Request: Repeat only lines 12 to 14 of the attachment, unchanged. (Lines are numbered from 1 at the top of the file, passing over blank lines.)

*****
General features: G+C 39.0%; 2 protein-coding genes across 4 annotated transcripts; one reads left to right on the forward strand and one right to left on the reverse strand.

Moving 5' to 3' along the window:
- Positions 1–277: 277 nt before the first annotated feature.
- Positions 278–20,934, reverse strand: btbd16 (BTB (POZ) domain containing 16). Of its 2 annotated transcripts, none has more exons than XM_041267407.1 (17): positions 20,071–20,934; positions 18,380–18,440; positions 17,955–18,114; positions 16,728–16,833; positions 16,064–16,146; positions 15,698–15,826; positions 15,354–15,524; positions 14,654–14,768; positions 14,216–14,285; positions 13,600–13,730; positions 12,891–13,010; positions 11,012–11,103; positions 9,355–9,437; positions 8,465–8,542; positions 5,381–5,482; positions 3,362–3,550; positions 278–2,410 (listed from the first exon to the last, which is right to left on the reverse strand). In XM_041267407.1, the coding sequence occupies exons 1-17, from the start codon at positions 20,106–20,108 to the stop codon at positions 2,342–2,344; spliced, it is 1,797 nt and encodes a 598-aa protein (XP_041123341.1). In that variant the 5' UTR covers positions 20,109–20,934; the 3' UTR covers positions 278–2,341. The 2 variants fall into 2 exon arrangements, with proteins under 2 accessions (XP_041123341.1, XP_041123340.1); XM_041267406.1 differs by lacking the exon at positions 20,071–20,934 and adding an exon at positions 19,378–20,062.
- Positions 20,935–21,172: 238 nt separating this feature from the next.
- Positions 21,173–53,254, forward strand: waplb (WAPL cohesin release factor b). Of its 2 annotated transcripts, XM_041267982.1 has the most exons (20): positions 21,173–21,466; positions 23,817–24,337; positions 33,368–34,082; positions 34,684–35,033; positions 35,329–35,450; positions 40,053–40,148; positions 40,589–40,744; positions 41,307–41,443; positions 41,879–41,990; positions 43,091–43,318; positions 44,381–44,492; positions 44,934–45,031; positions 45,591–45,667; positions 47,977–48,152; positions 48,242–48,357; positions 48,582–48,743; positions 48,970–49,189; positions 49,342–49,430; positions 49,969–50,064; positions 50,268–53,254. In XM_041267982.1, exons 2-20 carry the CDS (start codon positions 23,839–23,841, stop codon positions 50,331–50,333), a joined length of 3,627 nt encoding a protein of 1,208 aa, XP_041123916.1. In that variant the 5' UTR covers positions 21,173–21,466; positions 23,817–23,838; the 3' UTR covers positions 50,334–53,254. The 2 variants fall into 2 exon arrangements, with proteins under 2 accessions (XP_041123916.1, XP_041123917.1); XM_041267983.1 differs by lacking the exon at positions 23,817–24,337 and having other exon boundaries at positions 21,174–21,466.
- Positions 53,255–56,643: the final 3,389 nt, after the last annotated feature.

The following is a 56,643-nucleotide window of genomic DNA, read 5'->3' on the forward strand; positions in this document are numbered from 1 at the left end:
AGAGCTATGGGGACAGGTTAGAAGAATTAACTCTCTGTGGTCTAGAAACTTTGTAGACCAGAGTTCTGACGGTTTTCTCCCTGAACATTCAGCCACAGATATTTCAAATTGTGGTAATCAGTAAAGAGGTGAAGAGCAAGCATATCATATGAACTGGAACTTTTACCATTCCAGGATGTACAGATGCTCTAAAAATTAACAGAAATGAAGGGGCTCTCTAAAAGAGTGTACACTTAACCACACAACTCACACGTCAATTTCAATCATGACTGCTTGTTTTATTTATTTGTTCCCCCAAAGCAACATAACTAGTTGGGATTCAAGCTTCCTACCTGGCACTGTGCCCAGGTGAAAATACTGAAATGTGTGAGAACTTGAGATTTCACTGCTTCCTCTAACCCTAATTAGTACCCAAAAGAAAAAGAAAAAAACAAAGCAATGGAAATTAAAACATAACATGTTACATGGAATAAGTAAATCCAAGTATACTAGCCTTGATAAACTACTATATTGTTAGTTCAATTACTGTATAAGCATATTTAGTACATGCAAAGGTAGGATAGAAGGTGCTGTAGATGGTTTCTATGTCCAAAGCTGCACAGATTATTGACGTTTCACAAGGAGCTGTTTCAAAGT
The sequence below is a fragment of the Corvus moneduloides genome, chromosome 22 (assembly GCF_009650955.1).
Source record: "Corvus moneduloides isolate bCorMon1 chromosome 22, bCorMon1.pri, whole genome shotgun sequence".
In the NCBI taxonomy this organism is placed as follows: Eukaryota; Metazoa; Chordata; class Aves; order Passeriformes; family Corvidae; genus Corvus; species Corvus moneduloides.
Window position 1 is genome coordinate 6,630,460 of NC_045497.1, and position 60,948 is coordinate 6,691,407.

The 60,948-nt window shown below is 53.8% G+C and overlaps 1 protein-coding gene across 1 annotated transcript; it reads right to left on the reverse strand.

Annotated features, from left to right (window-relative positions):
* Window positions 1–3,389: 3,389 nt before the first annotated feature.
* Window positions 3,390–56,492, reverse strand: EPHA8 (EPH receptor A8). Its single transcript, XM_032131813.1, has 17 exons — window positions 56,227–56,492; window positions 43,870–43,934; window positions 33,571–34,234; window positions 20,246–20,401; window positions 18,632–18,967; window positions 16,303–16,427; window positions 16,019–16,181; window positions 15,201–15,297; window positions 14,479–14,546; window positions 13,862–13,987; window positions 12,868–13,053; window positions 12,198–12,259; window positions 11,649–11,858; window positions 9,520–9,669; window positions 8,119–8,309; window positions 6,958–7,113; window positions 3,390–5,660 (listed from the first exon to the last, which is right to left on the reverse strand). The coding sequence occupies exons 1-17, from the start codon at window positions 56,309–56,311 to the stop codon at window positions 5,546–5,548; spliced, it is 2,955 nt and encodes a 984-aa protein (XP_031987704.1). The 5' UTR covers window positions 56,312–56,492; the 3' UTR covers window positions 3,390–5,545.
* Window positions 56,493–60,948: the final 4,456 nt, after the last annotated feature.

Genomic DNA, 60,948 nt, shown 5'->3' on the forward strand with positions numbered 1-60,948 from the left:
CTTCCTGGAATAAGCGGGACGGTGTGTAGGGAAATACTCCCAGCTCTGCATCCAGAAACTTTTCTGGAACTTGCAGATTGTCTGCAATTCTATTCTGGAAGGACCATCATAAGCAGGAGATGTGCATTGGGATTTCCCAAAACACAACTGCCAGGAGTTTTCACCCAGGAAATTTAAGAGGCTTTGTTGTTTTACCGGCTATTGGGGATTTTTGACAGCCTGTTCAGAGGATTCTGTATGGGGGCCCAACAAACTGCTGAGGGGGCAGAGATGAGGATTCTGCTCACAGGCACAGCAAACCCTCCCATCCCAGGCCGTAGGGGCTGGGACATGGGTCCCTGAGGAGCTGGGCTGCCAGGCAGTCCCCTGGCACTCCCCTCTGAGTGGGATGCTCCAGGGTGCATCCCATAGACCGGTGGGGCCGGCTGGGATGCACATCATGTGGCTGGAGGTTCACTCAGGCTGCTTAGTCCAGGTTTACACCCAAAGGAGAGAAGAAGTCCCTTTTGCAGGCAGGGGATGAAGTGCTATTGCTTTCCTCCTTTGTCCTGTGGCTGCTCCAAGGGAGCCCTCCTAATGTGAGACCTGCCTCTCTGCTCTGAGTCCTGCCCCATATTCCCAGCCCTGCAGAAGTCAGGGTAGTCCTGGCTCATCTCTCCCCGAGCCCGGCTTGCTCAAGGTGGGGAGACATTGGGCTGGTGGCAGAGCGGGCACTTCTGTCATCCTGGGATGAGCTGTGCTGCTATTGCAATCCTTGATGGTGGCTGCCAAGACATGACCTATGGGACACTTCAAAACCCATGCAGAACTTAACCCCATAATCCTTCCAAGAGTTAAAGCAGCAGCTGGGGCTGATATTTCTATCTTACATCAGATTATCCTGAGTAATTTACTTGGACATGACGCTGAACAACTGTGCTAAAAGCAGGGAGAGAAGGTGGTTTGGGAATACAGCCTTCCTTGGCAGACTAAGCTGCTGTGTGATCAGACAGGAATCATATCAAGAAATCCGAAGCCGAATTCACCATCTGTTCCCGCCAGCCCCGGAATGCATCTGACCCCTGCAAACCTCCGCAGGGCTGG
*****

In the NCBI taxonomy this organism is placed as follows: Eukaryota; Metazoa; Chordata; class Aves; order Passeriformes; family Corvidae; genus Corvus; species Corvus moneduloides.
Window position 1 is genome coordinate 6,630,460 of NC_045497.1, and position 60,948 is coordinate 6,691,407.

The 60,948-nt window shown below is 53.8% G+C and overlaps 1 protein-coding gene across 1 annotated transcript; it reads right to left on the reverse strand.